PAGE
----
“If you want to look at them like young guys, they're old guys. They're juniors. They have bought in. They've worked their tails off,” Ohio State linebackers coach Al Washington said in March. “They've got to play, and not just play, they've got to play at a high level.”
It’s rare for a college football team to have seven scholarship upperclassmen in one position group, and at a position where only three players typically start, that’s created a challenge for Washington and the Buckeyes to find playing time for all of them. Because the Buckeyes had only a week of spring practice, Washington doesn’t know exactly what his depth chart or rotation is going to look like yet – though it’s a safe bet Borland will remain the starting middle linebacker while Werner will start at either Sam or Will linebacker.
What that experience did allow Washington and his linebackers to do was hit the ground running with their preparation for the season in the lone week of spring practices that they did have. While they didn’t know then that the rest of spring practices would be canceled, the amount of college reps that Ohio State’s linebackers already have should give them a leg up on most position groups around the country when the green flag is dropped for NCAA football practices to begin again.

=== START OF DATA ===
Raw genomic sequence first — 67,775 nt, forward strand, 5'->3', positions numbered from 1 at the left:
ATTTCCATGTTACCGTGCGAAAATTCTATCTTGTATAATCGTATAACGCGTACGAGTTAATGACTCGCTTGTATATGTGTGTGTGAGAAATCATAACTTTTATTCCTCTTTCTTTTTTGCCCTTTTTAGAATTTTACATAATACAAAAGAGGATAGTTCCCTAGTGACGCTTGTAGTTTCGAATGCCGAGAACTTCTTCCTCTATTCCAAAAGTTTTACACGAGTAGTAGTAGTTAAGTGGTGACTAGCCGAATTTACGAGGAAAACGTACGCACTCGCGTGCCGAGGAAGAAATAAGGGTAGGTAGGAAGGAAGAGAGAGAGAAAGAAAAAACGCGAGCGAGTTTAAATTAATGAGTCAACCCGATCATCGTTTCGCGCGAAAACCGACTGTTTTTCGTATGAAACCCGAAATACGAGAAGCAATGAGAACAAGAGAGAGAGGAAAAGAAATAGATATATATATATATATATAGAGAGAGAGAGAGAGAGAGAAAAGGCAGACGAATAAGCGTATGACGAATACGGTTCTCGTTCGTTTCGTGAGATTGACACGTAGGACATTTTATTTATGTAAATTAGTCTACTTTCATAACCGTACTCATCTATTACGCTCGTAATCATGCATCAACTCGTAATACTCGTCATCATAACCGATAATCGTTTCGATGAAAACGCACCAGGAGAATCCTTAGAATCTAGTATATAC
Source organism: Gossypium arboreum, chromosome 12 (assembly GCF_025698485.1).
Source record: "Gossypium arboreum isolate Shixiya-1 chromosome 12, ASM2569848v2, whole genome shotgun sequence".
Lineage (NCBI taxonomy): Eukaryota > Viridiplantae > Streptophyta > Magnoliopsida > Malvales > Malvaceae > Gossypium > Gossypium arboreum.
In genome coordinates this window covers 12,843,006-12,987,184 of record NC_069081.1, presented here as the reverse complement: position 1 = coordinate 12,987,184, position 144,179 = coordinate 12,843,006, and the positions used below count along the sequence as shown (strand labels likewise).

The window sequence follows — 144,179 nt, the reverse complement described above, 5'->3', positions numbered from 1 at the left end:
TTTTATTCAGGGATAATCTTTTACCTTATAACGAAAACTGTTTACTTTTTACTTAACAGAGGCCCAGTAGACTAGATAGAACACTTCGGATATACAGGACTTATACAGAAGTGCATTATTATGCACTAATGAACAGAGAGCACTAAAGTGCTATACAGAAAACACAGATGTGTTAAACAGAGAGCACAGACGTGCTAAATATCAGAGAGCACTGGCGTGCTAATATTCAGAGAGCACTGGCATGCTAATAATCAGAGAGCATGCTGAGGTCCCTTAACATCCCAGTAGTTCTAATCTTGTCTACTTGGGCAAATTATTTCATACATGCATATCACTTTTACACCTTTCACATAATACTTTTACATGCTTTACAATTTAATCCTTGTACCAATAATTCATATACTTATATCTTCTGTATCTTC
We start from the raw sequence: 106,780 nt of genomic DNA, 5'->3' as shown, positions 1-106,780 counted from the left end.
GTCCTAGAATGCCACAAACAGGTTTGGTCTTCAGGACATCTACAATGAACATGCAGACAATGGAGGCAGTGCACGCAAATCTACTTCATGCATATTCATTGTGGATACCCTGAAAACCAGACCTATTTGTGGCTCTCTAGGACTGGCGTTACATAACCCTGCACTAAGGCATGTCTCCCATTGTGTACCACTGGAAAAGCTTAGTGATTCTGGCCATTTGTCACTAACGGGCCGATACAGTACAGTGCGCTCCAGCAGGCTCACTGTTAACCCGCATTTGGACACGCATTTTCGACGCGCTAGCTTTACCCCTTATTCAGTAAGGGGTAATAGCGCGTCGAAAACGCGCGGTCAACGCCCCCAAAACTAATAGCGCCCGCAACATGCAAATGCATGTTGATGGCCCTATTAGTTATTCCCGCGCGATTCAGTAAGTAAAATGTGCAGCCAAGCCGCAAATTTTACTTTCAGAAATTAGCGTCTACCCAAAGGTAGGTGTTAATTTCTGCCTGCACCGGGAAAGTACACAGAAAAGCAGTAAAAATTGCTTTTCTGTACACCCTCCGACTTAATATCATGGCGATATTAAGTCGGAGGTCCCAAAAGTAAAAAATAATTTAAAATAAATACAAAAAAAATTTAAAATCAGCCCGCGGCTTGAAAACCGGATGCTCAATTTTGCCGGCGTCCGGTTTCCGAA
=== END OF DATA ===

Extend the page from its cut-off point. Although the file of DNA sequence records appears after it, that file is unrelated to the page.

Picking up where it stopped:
“We were able to ramp up our install the first few practices, so we actually saw quite a broad scope of different things,” Washington said in April. “Now obviously, you’re not gonna be able to get as great a read as if you had 15 practices, but it was good to see what we saw. The benefit for us out of this whole period, the silver lining if you will, is we have guys that have played a lot of football. So you know what they can do, you have an idea of what they can do.”
Ohio State’s defensive line, which has only one returning player with more than four career starts in Jonathon Cooper, is certainly going to have some ground to make up whenever the Buckeyes are able to train together in person again. The same is true for Ohio State’s secondary, which also has only one returning player with multiple starts in Shaun Wade. But with a veteran group of linebackers, many of whom have proven experience, who know what it takes to be successful at Ohio State, the Buckeyes have reason for confidence that the middle level of their defense will be ready to play whenever that time comes.